VP: Recently, various parties or French personalities have shown their support for the V4 and to Orbán in particular, including Nicolas Sarkozy, SIEL party’s President Karim Ouchikh or some National Front cadres. Do you think that Central Europe will have a growing political role, especially in the Western European countries’ politics, and France in particular?
Charles Beigbeder: “Europe must breathe with both lungs: the East and the West,” said the great Pope John Paul II, himself a native of a Central European country. For a longtime, because of the cut imposed by the Iron Curtain, we used to argue as if Europe was reduced to its western part, neighboring, by its culture and its way of life, of the United States of America . The disintegration of the Soviet bloc and the terrifying story of Eastern dissidents have finally allowed the West to open their eyes to the reality of communism in Europe. Despite the cries of outrage prompted by an intelligentsia in the selective indignation and amnesic memory, it is now possible to know the true nature of the ideology which imposed its yoke on Eastern Europe for over fifty years, including through the publication of the Black Book of Communism under the direction of Stéphane Courtois in 1997. This living memory justifies greater sensitivity of these countries on the identity’s issue. Thus, when the European Court of Human Rights wanted to ban crucifixes in Italian public schools (Lautsi case, 18 March 2011), this is Eastern Europe, led by Russia, which joined the procedure to defend an identity denial reminding the darkest hours of atheistic communism.
VP: To conclude, how do you explain the recent positioning of Central Europe? And what future would you predict?
Charles Beigbeder: More than ever, Europe can not ignore the aspirations of its peoples. The countries of the Visegrád Group have understood it and the popularity of Viktor Orbán in Hungary is there to attest. The latest example concerns the vote on June 17th, a motion in the Hungarian Parliament prohibiting the European Union to ratify the TAFTA without Hungary’s agreement. The same provision in all other EU countries should be done. We can not accept to let us impose a policy that we have not chosen.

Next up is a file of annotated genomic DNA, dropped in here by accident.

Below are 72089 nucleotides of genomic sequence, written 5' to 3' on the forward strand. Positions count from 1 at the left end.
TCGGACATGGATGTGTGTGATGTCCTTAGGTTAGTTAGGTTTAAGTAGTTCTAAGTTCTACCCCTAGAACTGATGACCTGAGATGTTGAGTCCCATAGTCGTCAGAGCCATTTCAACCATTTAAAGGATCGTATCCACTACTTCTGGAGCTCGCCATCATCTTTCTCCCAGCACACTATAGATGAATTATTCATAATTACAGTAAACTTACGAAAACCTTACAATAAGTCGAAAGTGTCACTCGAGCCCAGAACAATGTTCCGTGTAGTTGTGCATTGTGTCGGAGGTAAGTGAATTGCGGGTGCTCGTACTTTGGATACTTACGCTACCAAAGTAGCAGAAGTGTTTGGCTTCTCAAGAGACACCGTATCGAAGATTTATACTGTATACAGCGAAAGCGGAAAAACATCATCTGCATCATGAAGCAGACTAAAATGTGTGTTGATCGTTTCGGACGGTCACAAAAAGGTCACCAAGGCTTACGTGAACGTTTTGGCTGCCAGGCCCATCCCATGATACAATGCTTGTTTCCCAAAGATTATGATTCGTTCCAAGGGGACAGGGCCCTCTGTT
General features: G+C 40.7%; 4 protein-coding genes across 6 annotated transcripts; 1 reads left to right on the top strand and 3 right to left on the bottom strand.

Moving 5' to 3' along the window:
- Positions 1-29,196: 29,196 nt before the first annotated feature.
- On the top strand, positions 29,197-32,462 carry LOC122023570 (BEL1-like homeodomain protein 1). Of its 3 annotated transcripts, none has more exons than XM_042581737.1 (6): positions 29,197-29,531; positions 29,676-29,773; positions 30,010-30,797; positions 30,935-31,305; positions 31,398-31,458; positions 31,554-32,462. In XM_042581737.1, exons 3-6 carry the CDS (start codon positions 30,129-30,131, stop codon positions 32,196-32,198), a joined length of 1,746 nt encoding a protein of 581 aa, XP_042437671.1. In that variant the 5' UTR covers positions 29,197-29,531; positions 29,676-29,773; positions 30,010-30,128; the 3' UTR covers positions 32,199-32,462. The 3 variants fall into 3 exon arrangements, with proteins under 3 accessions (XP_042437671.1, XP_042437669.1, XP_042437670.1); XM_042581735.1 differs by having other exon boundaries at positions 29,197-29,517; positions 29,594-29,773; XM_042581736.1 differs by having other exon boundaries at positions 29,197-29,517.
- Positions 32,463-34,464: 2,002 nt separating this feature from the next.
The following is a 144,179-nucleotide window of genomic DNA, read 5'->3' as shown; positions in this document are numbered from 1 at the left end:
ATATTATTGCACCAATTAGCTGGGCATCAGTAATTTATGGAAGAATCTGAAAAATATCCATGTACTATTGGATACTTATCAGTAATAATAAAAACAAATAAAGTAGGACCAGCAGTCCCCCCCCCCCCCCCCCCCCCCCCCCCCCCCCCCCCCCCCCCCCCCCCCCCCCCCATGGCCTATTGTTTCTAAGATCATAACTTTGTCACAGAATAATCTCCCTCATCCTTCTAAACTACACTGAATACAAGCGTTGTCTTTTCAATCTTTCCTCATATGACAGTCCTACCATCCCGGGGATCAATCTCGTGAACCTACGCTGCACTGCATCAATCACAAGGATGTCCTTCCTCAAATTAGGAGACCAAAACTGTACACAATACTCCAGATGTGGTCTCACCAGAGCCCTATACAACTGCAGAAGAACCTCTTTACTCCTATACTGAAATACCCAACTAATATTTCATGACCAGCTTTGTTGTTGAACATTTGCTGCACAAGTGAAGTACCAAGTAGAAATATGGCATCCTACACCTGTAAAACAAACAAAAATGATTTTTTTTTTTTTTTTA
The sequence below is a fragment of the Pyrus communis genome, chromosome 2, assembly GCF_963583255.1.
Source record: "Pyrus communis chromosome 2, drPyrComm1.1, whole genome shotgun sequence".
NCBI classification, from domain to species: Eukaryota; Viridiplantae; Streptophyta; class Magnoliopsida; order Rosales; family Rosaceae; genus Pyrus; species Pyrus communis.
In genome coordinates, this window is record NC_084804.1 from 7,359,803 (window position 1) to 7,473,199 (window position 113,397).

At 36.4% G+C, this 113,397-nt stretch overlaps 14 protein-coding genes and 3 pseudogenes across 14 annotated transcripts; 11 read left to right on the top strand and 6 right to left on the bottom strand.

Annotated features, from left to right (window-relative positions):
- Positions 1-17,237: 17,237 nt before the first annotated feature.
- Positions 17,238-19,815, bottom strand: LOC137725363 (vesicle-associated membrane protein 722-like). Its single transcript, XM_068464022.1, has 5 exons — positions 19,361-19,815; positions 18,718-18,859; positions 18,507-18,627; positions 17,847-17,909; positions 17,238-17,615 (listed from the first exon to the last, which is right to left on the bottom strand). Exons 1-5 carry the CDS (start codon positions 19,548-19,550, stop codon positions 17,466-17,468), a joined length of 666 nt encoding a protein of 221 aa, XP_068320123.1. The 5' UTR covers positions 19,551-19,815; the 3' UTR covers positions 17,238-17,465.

Similarly, with regard to immigration, Visegrád seems to have taken the measure of the problem: it’s not to escape from the asylum, which is a beautiful humanist tradition, but to prevent its misuse for purely economic reasons and allow states wishing to defend their borders, in the absence of a proper Schengen space which is nothing but a sieve. The European Union is also naive to trust Turkey to restrict the flow of refugees she lets complacently embark to our shores, just as she has widely opened her border to jihadists who want to fight in Syria. The solution to the migrant’s crisis can not only comes from a massive reception of migrants, it will only shift the problem without solving it at the base, while destabilizing Europe in its traditions and lifestyle. May the Visegrád inspire our Western leaders that they do not remain deaf to the identitarian anguish of their peoples!